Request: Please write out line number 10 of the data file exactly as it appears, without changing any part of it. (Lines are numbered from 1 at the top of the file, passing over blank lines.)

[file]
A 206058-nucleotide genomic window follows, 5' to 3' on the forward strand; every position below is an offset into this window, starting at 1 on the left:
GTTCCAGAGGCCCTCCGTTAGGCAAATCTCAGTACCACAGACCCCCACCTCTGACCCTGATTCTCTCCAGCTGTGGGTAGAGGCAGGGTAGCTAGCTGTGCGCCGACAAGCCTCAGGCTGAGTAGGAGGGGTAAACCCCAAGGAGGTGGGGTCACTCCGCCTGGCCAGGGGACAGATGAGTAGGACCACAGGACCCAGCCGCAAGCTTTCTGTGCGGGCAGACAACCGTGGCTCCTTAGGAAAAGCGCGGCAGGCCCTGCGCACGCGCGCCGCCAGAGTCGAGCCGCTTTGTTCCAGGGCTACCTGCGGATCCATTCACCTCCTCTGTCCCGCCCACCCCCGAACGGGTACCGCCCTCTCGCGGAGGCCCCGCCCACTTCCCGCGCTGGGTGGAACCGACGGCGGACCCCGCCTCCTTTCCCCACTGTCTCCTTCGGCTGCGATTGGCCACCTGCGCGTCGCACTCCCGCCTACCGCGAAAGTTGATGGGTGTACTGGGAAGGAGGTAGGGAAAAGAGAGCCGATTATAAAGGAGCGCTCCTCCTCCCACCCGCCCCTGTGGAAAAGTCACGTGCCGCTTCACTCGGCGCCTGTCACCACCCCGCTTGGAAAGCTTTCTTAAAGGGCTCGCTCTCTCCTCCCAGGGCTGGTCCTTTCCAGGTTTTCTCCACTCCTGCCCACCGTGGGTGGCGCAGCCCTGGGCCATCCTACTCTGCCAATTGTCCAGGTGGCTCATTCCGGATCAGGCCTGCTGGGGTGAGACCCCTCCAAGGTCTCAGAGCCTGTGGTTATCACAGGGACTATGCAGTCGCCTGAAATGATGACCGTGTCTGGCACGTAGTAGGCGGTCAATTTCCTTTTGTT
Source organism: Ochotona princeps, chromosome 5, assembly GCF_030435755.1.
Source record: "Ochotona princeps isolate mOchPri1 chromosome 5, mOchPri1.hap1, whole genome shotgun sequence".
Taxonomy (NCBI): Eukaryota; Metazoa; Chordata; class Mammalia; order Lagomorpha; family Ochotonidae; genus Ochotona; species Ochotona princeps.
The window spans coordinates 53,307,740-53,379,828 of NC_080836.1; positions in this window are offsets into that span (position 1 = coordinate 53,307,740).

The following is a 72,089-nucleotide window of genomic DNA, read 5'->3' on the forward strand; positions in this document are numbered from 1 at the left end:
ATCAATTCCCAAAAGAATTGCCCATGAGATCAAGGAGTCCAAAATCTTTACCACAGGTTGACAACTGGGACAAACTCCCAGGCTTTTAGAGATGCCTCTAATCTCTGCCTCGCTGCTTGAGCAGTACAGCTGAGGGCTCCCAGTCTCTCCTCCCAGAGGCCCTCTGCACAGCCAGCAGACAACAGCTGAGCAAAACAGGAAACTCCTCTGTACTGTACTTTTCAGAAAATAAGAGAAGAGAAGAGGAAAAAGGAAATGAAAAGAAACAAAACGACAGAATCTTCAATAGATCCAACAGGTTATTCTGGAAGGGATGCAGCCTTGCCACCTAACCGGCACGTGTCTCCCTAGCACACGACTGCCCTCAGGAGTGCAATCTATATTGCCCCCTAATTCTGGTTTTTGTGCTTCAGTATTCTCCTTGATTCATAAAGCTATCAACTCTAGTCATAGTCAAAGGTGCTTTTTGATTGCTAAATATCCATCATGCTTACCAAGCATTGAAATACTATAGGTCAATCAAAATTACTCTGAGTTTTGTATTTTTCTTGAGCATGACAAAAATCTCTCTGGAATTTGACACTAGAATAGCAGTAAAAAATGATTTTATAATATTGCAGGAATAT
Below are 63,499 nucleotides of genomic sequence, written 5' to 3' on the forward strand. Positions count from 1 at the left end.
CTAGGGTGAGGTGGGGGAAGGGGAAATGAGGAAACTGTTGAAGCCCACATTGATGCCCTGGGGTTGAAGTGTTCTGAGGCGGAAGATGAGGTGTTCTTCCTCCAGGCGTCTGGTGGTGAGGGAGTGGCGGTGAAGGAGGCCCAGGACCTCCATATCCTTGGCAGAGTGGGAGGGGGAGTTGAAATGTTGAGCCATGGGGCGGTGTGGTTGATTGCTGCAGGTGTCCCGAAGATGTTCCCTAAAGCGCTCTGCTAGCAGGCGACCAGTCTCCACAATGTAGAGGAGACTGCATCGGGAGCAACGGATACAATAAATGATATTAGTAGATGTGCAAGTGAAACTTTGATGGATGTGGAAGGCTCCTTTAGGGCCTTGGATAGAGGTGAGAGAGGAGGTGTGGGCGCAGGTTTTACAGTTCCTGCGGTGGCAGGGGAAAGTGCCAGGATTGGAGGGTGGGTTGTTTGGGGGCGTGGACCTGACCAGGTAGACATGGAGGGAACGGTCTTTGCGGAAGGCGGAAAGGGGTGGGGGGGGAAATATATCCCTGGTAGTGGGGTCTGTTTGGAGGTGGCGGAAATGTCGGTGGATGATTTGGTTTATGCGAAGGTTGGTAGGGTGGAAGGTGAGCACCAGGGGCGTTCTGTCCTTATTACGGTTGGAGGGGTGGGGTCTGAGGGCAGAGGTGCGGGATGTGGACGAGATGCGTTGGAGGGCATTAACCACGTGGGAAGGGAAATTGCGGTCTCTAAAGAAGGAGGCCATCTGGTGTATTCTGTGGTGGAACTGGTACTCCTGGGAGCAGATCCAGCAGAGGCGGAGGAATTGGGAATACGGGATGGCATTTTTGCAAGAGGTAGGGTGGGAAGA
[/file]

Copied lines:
CTAGGGTGAGGTGGGGGAAGGGGAAATGAGGAAACTGTTGAAGCCCACATTGATGCCCTGGGGTTGAAGTGTTCTGAGGCGGAAGATGAGGTGTTCTTCCTCCAGGCGTCTGGTGGTGAGGGAGTGGCGGTGAAGGAGGCCCAGGACCTCCATATCCTTGGCAGAGTGGGAGGGGGAGTTGAAATGTTGAGCCATGGGGCGGTGTGGTTGATTGCTGCAGGTGTCCCGAAGATGTTCCCTAAAGCGCTCTGCTAGCAGGCGACCAGTCTCCACAATGTAGAGGAGACTGCATCGGGAGCAACGGATACAATAAATGATATTAGTAGATGTGCAAGTGAAACTTTGATGGATGTGGAAGGCTCCTTTAGGGCCTTGGATAGAGGTGAGAGAGGAGGTGTGGGCGCAGGTTTTACAGTTCCTGCGGTGGCAGGGGAAAGTGCCAGGATTGGAGGGTGGGTTGTTTGGGGGCGTGGACCTGACCAGGTAGACATGGAGGGAACGGTCTTTGCGGAAGGCGGAAAGGGGTGGGGGGGGAAATATATCCCTGGTAGTGGGGTCTGTTTGGAGGTGGCGGAAATGTCGGTGGATGATTTGGTTTATGCGAAGGTTGGTAGGGTGGAAGGTGAGCACCAGGGGCGTTCTGTCCTTATTACGGTTGGAGGGGTGGGGTCTGAGGGCAGAGGTGCGGGATGTGGACGAGATGCGTTGGAGGGCATTAACCACGTGGGAAGGGAAATTGCGGTCTCTAAAGAAGGAGGCCATCTGGTGTATTCTGTGGTGGAACTGGTACTCCTGGGAGCAGATCCAGCAGAGGCGGAGGAATTGGGAATACGGGATGGCATTTTTGCAAGAGGTAGGGTGGGAAGA